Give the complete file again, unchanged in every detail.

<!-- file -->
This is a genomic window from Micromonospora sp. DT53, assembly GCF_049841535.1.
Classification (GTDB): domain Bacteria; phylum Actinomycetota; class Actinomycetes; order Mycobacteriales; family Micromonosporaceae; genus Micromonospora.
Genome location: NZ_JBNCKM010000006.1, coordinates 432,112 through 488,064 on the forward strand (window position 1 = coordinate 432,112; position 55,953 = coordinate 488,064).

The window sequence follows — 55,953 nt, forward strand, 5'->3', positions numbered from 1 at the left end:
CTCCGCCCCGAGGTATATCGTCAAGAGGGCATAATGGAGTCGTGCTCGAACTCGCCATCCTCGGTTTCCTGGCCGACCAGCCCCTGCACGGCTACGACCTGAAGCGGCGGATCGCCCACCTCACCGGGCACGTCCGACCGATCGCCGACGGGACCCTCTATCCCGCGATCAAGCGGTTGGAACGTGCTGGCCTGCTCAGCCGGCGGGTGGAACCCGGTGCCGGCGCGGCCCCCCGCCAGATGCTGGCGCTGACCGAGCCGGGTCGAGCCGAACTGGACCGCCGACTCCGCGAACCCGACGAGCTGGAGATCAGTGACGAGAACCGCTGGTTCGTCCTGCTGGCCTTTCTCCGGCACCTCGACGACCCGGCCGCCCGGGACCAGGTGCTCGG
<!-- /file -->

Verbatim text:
This is a genomic window from Micromonospora sp. DT53, assembly GCF_049841535.1.
Classification (GTDB): domain Bacteria; phylum Actinomycetota; class Actinomycetes; order Mycobacteriales; family Micromonosporaceae; genus Micromonospora.
Genome location: NZ_JBNCKM010000006.1, coordinates 432,112 through 488,064 on the forward strand (window position 1 = coordinate 432,112; position 55,953 = coordinate 488,064).

The window sequence follows — 55,953 nt, forward strand, 5'->3', positions numbered from 1 at the left end:
CTCCGCCCCGAGGTATATCGTCAAGAGGGCATAATGGAGTCGTGCTCGAACTCGCCATCCTCGGTTTCCTGGCCGACCAGCCCCTGCACGGCTACGACCTGAAGCGGCGGATCGCCCACCTCACCGGGCACGTCCGACCGATCGCCGACGGGACCCTCTATCCCGCGATCAAGCGGTTGGAACGTGCTGGCCTGCTCAGCCGGCGGGTGGAACCCGGTGCCGGCGCGGCCCCCCGCCAGATGCTGGCGCTGACCGAGCCGGGTCGAGCCGAACTGGACCGCCGACTCCGCGAACCCGACGAGCTGGAGATCAGTGACGAGAACCGCTGGTTCGTCCTGCTGGCCTTTCTCCGGCACCTCGACGACCCGGCCGCCCGGGACCAGGTGCTCGG